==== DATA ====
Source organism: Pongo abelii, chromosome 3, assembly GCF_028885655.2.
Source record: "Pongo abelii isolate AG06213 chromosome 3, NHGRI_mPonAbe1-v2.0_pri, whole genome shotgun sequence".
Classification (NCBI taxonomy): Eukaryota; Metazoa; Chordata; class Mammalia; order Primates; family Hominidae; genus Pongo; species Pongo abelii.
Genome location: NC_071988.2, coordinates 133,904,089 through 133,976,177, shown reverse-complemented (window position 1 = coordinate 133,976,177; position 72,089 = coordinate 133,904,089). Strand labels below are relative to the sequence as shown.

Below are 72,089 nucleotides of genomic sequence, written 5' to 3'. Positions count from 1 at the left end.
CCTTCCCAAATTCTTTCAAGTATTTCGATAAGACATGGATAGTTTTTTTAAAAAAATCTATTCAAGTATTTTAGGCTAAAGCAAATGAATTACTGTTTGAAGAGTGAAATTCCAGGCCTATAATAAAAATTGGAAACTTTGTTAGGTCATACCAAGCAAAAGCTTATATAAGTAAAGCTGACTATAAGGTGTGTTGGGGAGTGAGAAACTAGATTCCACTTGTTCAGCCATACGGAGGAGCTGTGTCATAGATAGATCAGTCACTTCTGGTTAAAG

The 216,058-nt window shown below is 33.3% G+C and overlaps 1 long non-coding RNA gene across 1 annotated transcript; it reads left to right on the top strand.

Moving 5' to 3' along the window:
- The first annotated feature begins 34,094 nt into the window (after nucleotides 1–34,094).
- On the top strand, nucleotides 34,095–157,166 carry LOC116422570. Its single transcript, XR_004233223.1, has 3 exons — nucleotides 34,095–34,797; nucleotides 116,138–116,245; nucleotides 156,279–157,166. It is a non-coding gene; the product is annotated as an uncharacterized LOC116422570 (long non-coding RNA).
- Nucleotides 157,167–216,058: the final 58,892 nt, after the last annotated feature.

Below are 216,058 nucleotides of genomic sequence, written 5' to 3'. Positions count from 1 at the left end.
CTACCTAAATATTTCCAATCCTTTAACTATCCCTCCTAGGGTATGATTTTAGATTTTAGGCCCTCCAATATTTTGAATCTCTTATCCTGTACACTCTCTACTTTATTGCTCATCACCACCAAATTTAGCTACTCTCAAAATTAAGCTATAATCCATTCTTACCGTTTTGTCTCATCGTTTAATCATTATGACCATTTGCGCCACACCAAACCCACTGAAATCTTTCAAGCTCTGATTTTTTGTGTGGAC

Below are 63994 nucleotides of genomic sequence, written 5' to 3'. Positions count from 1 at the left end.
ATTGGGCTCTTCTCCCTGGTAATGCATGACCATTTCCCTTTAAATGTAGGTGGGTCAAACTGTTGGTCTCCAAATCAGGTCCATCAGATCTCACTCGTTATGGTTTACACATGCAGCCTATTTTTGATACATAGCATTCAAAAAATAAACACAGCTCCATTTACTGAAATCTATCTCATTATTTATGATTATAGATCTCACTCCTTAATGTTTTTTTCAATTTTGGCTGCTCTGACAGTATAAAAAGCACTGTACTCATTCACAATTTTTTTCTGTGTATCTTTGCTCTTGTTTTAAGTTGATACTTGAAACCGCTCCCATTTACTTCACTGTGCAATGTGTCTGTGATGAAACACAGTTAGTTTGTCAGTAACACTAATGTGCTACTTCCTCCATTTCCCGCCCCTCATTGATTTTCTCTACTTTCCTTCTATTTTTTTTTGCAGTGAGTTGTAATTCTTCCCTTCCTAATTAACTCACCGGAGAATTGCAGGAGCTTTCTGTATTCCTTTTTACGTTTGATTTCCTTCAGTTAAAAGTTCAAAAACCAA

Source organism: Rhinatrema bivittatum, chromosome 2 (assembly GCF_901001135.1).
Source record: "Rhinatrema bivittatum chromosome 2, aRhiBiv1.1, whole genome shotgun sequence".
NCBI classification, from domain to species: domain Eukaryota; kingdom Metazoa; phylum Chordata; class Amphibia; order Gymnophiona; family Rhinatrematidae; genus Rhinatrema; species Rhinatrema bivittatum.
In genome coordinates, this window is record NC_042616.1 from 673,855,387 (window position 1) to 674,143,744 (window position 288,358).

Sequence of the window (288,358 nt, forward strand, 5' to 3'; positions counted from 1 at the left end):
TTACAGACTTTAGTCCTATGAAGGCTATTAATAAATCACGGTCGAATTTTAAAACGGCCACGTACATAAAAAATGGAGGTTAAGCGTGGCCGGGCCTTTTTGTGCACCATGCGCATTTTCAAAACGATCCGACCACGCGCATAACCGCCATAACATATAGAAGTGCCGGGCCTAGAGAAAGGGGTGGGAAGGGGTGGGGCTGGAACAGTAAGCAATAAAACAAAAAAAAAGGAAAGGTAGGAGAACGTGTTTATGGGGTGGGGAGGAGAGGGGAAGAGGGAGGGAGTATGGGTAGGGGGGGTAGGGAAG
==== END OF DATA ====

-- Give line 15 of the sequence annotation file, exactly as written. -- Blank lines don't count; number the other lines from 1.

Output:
ATTGGGCTCTTCTCCCTGGTAATGCATGACCATTTCCCTTTAAATGTAGGTGGGTCAAACTGTTGGTCTCCAAATCAGGTCCATCAGATCTCACTCGTTATGGTTTACACATGCAGCCTATTTTTGATACATAGCATTCAAAAAATAAACACAGCTCCATTTACTGAAATCTATCTCATTATTTATGATTATAGATCTCACTCCTTAATGTTTTTTTCAATTTTGGCTGCTCTGACAGTATAAAAAGCACTGTACTCATTCACAATTTTTTTCTGTGTATCTTTGCTCTTGTTTTAAGTTGATACTTGAAACCGCTCCCATTTACTTCACTGTGCAATGTGTCTGTGATGAAACACAGTTAGTTTGTCAGTAACACTAATGTGCTACTTCCTCCATTTCCCGCCCCTCATTGATTTTCTCTACTTTCCTTCTATTTTTTTTTGCAGTGAGTTGTAATTCTTCCCTTCCTAATTAACTCACCGGAGAATTGCAGGAGCTTTCTGTATTCCTTTTTACGTTTGATTTCCTTCAGTTAAAAGTTCAAAAACCAA